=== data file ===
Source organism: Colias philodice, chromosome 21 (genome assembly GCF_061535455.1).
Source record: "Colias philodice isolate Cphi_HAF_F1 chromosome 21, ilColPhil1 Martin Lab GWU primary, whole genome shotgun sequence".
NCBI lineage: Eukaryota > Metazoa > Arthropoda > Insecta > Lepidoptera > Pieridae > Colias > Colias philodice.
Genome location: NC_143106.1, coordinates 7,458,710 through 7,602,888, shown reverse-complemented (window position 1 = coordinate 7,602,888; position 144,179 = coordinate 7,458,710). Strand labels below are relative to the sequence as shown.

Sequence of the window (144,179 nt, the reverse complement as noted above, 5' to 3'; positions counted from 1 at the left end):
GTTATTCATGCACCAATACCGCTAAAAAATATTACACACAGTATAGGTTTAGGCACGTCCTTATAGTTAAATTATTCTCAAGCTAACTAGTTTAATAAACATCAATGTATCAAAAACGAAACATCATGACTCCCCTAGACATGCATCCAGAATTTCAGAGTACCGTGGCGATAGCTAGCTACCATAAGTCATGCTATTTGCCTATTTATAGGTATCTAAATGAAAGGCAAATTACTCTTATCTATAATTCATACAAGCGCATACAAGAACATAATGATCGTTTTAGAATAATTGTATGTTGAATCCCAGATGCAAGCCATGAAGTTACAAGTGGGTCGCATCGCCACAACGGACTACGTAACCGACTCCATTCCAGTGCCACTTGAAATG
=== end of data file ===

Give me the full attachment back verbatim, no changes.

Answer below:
Source organism: Colias philodice, chromosome 21 (genome assembly GCF_061535455.1).
Source record: "Colias philodice isolate Cphi_HAF_F1 chromosome 21, ilColPhil1 Martin Lab GWU primary, whole genome shotgun sequence".
NCBI lineage: Eukaryota > Metazoa > Arthropoda > Insecta > Lepidoptera > Pieridae > Colias > Colias philodice.
Genome location: NC_143106.1, coordinates 7,458,710 through 7,602,888, shown reverse-complemented (window position 1 = coordinate 7,602,888; position 144,179 = coordinate 7,458,710). Strand labels below are relative to the sequence as shown.

Sequence of the window (144,179 nt, the reverse complement as noted above, 5' to 3'; positions counted from 1 at the left end):
GTTATTCATGCACCAATACCGCTAAAAAATATTACACACAGTATAGGTTTAGGCACGTCCTTATAGTTAAATTATTCTCAAGCTAACTAGTTTAATAAACATCAATGTATCAAAAACGAAACATCATGACTCCCCTAGACATGCATCCAGAATTTCAGAGTACCGTGGCGATAGCTAGCTACCATAAGTCATGCTATTTGCCTATTTATAGGTATCTAAATGAAAGGCAAATTACTCTTATCTATAATTCATACAAGCGCATACAAGAACATAATGATCGTTTTAGAATAATTGTATGTTGAATCCCAGATGCAAGCCATGAAGTTACAAGTGGGTCGCATCGCCACAACGGACTACGTAACCGACTCCATTCCAGTGCCACTTGAAATG